In general, bright red, bright yellow, and solid black are considered the worst colors for pool table felt. Most people find that the bright, vibrant colors tend to strain their eyes, while the darkest colors make the balls and pockets harder to see. However, every player is different, so the worst felt color for some may be the best for others.
What are the Most Popular Pool Table Felt Colors?
Green and blue are by far the most popular felt colors used today – specifically, Tournament Green (aka Classic Green) and Tournament Blue (aka Electric Blue). You’ll rarely find any other color in pool halls or tournament settings. They are also highly popular for home use, although most people prefer darker or more exotic colors when the table is mostly decorative.
The classic green has been the reigning champ for many years – after all, it was the original pool table cloth color – but Tournament Blue has become more popular in recent years, especially in televised tournaments. This is because it tends to look better on video, provides a clear contrast with the balls, and is very easy on the eyes – even under the bright lights used to film a television broadcast.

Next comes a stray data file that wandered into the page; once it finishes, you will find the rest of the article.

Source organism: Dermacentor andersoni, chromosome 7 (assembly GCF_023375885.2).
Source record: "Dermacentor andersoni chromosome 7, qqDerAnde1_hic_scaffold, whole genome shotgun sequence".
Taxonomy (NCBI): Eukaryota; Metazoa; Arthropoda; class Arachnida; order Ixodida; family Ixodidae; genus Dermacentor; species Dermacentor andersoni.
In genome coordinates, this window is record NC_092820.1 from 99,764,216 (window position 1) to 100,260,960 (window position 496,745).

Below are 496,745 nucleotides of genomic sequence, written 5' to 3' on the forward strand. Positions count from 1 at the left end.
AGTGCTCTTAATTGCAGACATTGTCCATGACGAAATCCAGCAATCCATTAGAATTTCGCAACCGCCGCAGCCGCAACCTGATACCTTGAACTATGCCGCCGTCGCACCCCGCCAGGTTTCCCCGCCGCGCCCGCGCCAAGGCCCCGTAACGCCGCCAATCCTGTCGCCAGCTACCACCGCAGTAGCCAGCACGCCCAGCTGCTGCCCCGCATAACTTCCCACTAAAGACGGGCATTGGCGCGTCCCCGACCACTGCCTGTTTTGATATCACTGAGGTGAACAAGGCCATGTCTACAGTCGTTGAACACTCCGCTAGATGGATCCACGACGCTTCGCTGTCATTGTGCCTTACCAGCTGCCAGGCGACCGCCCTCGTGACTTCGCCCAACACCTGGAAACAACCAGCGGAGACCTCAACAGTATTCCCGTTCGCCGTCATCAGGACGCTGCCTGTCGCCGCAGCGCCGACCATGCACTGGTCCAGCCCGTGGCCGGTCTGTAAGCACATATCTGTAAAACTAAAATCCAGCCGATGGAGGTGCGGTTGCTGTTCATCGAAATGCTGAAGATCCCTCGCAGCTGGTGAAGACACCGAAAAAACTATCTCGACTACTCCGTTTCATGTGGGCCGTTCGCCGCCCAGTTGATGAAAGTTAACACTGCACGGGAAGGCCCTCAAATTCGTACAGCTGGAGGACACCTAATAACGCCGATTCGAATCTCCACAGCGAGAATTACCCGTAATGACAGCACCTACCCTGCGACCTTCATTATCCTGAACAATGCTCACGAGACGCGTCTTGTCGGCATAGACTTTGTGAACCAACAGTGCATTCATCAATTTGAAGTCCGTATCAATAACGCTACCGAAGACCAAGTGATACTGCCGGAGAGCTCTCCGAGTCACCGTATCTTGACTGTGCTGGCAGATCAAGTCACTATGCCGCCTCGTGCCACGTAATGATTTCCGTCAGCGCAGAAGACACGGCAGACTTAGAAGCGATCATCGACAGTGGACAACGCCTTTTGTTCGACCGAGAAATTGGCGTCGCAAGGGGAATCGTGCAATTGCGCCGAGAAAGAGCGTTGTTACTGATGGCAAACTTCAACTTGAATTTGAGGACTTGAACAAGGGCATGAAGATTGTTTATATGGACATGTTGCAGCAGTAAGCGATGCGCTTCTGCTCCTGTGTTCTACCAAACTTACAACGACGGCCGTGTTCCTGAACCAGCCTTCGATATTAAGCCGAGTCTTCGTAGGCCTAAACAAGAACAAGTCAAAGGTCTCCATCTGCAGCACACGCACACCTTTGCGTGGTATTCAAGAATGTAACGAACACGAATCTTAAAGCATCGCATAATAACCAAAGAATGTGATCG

But even outside the world of professional tournaments, many players prefer classic green or Tournament Blue because they don’t strain the eyes and provide great visibility in both bright or dim lighting.
However, for home use, when the table is more for decoration, the most popular colors tend to be greys, deep reds, and light browns.
How Do You Pick a Pool Table Felt Color?
Choosing the right color for your pool table felt is primarily a matter of preference. However, there are several factors to consider, the most important of which are what the table is intended for and how often you’ll use it. Other factors include the color and style of the table, the color scheme of the room, and the lighting.
Purpose & Intention
For serious players or those who intend to spend a lot of time playing for fun, green or blue are the best bets. Tan and camel, though not quite as good, are also gentle on the eyes and provide good contrast and visibility.
For casual players that only play a few times a week and don’t spend more than an hour or so at the table, eye comfort and fatigue likely won’t be much of an issue. However, it’s still best to stay away from very bright or very dark colors, as these can still strain the eyes or reduce visibility.
If the pool table is meant to be a decorative addition to your home that you only play the occasional game on, it won’t matter too much what color the cloth is, as long as it agrees with your aesthetic taste and goes nicely with the room and the colors of the table.